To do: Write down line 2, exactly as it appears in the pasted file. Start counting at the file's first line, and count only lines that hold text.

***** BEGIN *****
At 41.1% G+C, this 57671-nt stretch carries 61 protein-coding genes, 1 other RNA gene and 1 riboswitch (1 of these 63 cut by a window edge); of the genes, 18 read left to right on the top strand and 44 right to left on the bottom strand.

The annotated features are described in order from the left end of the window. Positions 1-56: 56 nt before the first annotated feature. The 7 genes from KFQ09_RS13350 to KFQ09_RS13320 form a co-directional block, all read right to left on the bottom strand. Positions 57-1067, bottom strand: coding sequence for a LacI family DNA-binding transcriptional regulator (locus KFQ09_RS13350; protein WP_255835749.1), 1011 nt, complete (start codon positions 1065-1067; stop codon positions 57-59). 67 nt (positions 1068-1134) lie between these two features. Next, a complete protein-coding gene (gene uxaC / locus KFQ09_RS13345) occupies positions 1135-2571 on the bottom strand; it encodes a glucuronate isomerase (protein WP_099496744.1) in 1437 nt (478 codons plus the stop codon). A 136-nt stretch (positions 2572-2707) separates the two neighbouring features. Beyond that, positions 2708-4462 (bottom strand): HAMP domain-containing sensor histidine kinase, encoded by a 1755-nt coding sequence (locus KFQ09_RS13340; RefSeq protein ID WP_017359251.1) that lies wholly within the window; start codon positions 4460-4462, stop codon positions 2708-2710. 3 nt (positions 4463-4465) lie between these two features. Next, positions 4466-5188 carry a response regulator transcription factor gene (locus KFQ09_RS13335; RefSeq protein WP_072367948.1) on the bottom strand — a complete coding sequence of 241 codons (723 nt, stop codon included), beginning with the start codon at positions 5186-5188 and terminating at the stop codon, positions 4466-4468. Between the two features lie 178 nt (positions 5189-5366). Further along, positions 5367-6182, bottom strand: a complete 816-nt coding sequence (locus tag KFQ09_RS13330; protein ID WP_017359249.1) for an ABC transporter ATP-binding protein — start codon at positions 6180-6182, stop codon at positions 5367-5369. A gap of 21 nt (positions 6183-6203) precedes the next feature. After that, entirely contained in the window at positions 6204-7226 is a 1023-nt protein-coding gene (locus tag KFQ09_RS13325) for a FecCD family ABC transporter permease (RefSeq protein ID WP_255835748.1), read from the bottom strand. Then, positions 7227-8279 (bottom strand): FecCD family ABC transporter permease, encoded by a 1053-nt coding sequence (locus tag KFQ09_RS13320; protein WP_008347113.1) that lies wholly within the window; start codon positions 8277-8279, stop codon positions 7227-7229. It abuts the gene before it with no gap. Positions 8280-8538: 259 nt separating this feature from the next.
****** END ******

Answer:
The annotated features are described in order from the left end of the window. Positions 1-56: 56 nt before the first annotated feature. The 7 genes from KFQ09_RS13350 to KFQ09_RS13320 form a co-directional block, all read right to left on the bottom strand. Positions 57-1067, bottom strand: coding sequence for a LacI family DNA-binding transcriptional regulator (locus KFQ09_RS13350; protein WP_255835749.1), 1011 nt, complete (start codon positions 1065-1067; stop codon positions 57-59). 67 nt (positions 1068-1134) lie between these two features. Next, a complete protein-coding gene (gene uxaC / locus KFQ09_RS13345) occupies positions 1135-2571 on the bottom strand; it encodes a glucuronate isomerase (protein WP_099496744.1) in 1437 nt (478 codons plus the stop codon). A 136-nt stretch (positions 2572-2707) separates the two neighbouring features. Beyond that, positions 2708-4462 (bottom strand): HAMP domain-containing sensor histidine kinase, encoded by a 1755-nt coding sequence (locus KFQ09_RS13340; RefSeq protein ID WP_017359251.1) that lies wholly within the window; start codon positions 4460-4462, stop codon positions 2708-2710. 3 nt (positions 4463-4465) lie between these two features. Next, positions 4466-5188 carry a response regulator transcription factor gene (locus KFQ09_RS13335; RefSeq protein WP_072367948.1) on the bottom strand — a complete coding sequence of 241 codons (723 nt, stop codon included), beginning with the start codon at positions 5186-5188 and terminating at the stop codon, positions 4466-4468. Between the two features lie 178 nt (positions 5189-5366). Further along, positions 5367-6182, bottom strand: a complete 816-nt coding sequence (locus tag KFQ09_RS13330; protein ID WP_017359249.1) for an ABC transporter ATP-binding protein — start codon at positions 6180-6182, stop codon at positions 5367-5369. A gap of 21 nt (positions 6183-6203) precedes the next feature. After that, entirely contained in the window at positions 6204-7226 is a 1023-nt protein-coding gene (locus tag KFQ09_RS13325) for a FecCD family ABC transporter permease (RefSeq protein ID WP_255835748.1), read from the bottom strand. Then, positions 7227-8279 (bottom strand): FecCD family ABC transporter permease, encoded by a 1053-nt coding sequence (locus tag KFQ09_RS13320; protein WP_008347113.1) that lies wholly within the window; start codon positions 8277-8279, stop codon positions 7227-7229. It abuts the gene before it with no gap. Positions 8280-8538: 259 nt separating this feature from the next.